viii Yoshitomo Nara in Michael Govan, ‘Foreword’, in Yoshitomo Nara, ed. Claire Crighton, Los Angeles, 2020, p. 6

    ix Yoshitomo Nara, ‘In My Teens, I Studied Art Through Record Jackets’, in Yoshitomo Nara, ed. Claire Crighton, Los Angeles, 2020, p. 117

    x Yoshitomo Nara, ‘In My Teens, I Studied Art Through Record Jackets’, in Yoshitomo Nara, ed. Claire Crighton, Los Angeles, 2020, p. 118

    xi Yoshitomo Nara quoted in Aimee Lin, ‘Yoshitomo Nara’, ArtReview Asia, 14 September 2015, online

    • Provenance

      Gallery Hakutosha, Nagoya
      Private Collection
      Christie's, New York, 14 May 2008, lot 334
      Acquired at the above sale by the present owner

    • Exhibited

      Nagoya, Gallery Hakutosha, Yoshitomo Nara: Hothouse Fresh, 20 January - 24 February 1996, p. 17 (illustrated)
      Seoul, National Museum of Contemporary Art, Japanese Contemporary Art Exhibition, September - October 1997, p. 132 (illustrated)
      Nagoya, Parco Gallery, Done, Did, 3 - 30 December 1999
      Yokohama Museum of Art; Ashiya City Museum of Art & History; Hiroshima City Museum of Contemporary Art; Hokkaido Asahikawa Museum of Art; Hirosaki, Yoshii Brick Brewhouse, Nara Yoshitomo: I DON'T MIND, IF YOU FORGET ME., 11 August 2001 - 29 September 2002, no. 21, p. 127 (illustrated)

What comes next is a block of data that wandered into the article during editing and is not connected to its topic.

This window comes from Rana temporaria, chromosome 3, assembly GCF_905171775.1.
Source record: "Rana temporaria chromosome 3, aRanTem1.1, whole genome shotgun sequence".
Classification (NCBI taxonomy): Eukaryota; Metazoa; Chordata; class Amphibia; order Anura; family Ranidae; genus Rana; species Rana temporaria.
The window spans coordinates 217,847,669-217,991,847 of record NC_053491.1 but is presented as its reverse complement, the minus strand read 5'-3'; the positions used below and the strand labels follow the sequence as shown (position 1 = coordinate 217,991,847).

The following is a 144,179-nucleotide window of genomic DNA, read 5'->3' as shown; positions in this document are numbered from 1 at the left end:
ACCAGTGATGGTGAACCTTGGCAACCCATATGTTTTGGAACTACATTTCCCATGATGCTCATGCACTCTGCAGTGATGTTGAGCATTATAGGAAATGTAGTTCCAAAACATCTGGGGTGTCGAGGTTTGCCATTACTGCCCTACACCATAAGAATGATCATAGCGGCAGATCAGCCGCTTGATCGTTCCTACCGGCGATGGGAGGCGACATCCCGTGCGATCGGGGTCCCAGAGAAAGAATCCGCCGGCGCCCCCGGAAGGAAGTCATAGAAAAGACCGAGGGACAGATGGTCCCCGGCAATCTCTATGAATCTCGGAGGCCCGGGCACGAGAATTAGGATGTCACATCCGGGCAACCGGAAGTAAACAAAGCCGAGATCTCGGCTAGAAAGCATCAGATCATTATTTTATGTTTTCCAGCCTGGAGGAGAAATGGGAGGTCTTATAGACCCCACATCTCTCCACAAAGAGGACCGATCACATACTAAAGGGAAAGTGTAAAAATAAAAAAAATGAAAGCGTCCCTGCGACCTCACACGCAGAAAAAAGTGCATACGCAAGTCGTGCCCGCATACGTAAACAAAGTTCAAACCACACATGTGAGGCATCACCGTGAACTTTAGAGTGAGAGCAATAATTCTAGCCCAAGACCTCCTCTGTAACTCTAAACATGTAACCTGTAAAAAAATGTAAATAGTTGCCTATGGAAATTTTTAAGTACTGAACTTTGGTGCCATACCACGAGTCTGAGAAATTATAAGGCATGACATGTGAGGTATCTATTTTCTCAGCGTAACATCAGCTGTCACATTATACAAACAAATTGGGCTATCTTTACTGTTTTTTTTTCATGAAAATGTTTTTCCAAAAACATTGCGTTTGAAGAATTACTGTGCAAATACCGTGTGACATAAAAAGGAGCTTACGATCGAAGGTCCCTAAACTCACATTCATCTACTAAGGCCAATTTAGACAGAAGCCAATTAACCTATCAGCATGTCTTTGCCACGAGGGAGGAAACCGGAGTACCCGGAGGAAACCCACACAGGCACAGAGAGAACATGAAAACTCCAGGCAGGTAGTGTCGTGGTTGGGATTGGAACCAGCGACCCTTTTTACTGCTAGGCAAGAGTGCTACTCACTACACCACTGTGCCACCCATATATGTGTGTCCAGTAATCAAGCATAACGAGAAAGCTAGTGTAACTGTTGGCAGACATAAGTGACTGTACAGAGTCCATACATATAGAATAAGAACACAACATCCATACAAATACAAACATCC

Tokyo, Parco Museum, Girls Don't Cry, 26 April - 26 May 2003, p. 45 (illustrated)
      Mito, Museum of Modern Art Ibaraki, Kazoku no jokei: Nihon no kazouku wo kangaeru, September - November 2006, p. 127, pl. 103 (illustrated)

    • Literature

      Yoshitomo Nara: In the Deepest Puddle, Tokyo, 1997, n.p. (illustrated)
      Bijutsu Techo Monthly Art Magazine, vol.52, no.790, July 2000, p. 82 (illustrated)
      Yoshitomo Nara: Lullaby Supermarket, exh. cat., Institut für Kunst Nürnberg, 2002, pp. 37, 191 (illustrated)
      Noriko Miyamura and Shinko Suzuki, eds., Yoshitomo Nara: The Complete Works Volume 1: Paintings, Sculptures, Editions, Photographs 1984-2010, Tokyo, 2011, no. P-1995-001, front cover, title page, pp. 21, 112 (illustrated)
      Bijutsu Shuppan-Sha, ed., Yoshimoto Nara: The Complete BT Archives 1991-2013, Tokyo, 2013, pp. 156, 460, 536-539 (illustrated)
      Dominique Chan and Fumio Nanjo, eds., Once in a Life - Encounters with Nara, Hong Kong, 2016, fig. 10, 14, pp. 24, 38 (illustrated)

Property of an Important Private Collector

Ο ◆ ✱5

Hothouse Doll

1995
titled "Hot House Doll. (in the white room - III)" on the reverse
acrylic on canvas
119.8 x 109.9 cm. (47 1/8 x 43 1/4 in.)
Painted in 1995.

Full Cataloguing

Estimate
HK$50,000,000 - 70,000,000 
€5,380,000-7,540,000
$6,410,000-8,970,000

Sold for HK$103,115,000

Contact Specialist

Charlotte Raybaud
Head of Evening Sale, 20th Century & Contemporary Art

20th Century & Contemporary Art Evening Sale in Association with Poly Auction

Hong Kong Auction 3 December 2020